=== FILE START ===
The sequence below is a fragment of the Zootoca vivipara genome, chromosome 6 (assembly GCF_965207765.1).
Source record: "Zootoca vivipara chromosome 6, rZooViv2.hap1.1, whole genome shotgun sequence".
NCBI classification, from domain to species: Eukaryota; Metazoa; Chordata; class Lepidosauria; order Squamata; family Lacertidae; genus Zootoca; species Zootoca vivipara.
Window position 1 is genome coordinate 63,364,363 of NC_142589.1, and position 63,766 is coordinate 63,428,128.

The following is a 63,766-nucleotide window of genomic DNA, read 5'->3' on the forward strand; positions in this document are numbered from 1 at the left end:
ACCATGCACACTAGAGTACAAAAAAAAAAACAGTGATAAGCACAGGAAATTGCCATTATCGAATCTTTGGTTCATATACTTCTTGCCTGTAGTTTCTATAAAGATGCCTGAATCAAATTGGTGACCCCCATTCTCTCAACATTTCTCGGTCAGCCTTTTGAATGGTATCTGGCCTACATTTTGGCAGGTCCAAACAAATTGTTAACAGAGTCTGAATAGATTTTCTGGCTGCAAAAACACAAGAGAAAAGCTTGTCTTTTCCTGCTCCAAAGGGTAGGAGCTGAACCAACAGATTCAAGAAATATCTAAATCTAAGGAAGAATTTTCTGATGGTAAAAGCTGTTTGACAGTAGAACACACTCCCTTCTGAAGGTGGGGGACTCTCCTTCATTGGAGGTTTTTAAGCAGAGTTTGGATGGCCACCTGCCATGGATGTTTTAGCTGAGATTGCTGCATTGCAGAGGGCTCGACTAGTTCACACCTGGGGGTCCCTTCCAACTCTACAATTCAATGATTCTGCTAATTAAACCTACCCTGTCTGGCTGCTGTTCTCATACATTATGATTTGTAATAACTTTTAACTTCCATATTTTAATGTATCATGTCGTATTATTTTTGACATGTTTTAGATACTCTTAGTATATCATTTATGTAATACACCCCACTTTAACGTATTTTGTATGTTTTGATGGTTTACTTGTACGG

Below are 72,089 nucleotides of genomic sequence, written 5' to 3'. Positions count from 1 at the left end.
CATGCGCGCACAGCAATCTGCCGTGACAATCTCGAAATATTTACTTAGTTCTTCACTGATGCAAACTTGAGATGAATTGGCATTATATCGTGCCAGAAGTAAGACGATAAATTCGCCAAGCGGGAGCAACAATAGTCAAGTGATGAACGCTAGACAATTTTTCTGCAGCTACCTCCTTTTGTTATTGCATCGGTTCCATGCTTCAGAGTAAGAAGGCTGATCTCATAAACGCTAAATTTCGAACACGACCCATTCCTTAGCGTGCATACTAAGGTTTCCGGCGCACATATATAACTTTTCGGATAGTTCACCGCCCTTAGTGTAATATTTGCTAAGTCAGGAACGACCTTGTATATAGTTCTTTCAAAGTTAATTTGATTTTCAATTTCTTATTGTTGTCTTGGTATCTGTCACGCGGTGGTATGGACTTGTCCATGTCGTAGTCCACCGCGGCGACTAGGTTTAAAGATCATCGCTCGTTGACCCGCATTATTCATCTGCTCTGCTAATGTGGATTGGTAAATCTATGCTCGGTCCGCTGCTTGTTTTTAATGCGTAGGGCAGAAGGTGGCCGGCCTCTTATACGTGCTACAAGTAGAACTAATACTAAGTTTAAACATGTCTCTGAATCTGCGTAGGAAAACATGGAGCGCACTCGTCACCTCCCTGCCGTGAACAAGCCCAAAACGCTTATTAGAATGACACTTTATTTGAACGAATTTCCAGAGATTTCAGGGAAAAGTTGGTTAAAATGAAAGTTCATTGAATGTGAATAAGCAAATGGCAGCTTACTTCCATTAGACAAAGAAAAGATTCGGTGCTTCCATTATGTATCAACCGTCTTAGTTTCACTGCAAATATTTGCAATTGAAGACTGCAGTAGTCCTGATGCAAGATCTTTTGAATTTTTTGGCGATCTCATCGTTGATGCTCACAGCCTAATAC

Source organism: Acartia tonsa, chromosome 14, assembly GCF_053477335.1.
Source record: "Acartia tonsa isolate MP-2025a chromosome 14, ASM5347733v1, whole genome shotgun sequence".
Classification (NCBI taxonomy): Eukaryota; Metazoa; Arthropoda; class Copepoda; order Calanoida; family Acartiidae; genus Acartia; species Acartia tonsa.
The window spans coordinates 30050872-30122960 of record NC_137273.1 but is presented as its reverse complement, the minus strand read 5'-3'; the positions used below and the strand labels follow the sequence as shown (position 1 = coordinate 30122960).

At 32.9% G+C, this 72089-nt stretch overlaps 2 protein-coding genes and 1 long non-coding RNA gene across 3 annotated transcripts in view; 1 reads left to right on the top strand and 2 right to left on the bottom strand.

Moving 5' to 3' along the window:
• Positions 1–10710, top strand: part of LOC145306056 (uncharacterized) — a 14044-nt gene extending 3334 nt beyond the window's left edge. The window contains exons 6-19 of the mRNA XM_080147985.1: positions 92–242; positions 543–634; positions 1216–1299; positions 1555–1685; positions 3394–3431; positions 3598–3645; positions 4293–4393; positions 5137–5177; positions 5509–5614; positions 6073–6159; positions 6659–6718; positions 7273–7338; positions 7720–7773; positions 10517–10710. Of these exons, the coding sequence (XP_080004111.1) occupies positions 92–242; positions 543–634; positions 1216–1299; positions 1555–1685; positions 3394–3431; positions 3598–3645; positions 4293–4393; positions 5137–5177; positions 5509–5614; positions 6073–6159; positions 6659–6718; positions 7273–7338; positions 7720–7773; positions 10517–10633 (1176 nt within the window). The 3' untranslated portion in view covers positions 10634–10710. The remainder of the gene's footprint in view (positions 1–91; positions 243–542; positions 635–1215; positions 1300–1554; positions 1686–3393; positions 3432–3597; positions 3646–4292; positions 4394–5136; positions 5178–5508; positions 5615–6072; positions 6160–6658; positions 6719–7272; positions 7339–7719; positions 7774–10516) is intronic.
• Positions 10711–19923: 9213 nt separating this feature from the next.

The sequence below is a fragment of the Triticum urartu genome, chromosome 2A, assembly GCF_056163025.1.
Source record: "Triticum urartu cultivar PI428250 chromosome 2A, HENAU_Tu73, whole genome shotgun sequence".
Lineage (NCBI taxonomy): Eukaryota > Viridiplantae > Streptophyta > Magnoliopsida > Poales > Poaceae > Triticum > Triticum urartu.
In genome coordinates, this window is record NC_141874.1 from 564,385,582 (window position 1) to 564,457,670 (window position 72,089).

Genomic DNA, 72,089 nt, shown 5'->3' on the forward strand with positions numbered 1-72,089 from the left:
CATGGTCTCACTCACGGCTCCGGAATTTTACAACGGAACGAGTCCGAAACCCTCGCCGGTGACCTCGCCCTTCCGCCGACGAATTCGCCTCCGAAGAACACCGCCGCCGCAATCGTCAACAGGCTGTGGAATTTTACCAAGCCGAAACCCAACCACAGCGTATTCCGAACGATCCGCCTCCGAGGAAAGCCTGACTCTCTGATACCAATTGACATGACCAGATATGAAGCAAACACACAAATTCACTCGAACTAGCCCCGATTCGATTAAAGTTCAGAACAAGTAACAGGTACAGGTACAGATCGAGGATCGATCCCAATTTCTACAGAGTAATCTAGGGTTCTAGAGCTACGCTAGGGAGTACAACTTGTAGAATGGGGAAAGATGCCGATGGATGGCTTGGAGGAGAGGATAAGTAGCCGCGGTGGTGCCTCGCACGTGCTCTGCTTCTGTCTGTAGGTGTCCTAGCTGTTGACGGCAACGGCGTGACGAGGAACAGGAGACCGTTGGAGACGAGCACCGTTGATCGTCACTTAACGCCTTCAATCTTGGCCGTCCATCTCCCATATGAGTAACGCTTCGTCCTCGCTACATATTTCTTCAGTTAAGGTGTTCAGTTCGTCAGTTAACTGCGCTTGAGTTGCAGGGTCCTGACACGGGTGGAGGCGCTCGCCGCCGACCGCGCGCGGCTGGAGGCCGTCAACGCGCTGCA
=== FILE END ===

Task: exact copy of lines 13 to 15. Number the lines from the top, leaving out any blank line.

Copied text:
At 32.9% G+C, this 72089-nt stretch overlaps 2 protein-coding genes and 1 long non-coding RNA gene across 3 annotated transcripts in view; 1 reads left to right on the top strand and 2 right to left on the bottom strand.

Moving 5' to 3' along the window:
• Positions 1–10710, top strand: part of LOC145306056 (uncharacterized) — a 14044-nt gene extending 3334 nt beyond the window's left edge. The window contains exons 6-19 of the mRNA XM_080147985.1: positions 92–242; positions 543–634; positions 1216–1299; positions 1555–1685; positions 3394–3431; positions 3598–3645; positions 4293–4393; positions 5137–5177; positions 5509–5614; positions 6073–6159; positions 6659–6718; positions 7273–7338; positions 7720–7773; positions 10517–10710. Of these exons, the coding sequence (XP_080004111.1) occupies positions 92–242; positions 543–634; positions 1216–1299; positions 1555–1685; positions 3394–3431; positions 3598–3645; positions 4293–4393; positions 5137–5177; positions 5509–5614; positions 6073–6159; positions 6659–6718; positions 7273–7338; positions 7720–7773; positions 10517–10633 (1176 nt within the window). The 3' untranslated portion in view covers positions 10634–10710. The remainder of the gene's footprint in view (positions 1–91; positions 243–542; positions 635–1215; positions 1300–1554; positions 1686–3393; positions 3432–3597; positions 3646–4292; positions 4394–5136; positions 5178–5508; positions 5615–6072; positions 6160–6658; positions 6719–7272; positions 7339–7719; positions 7774–10516) is intronic.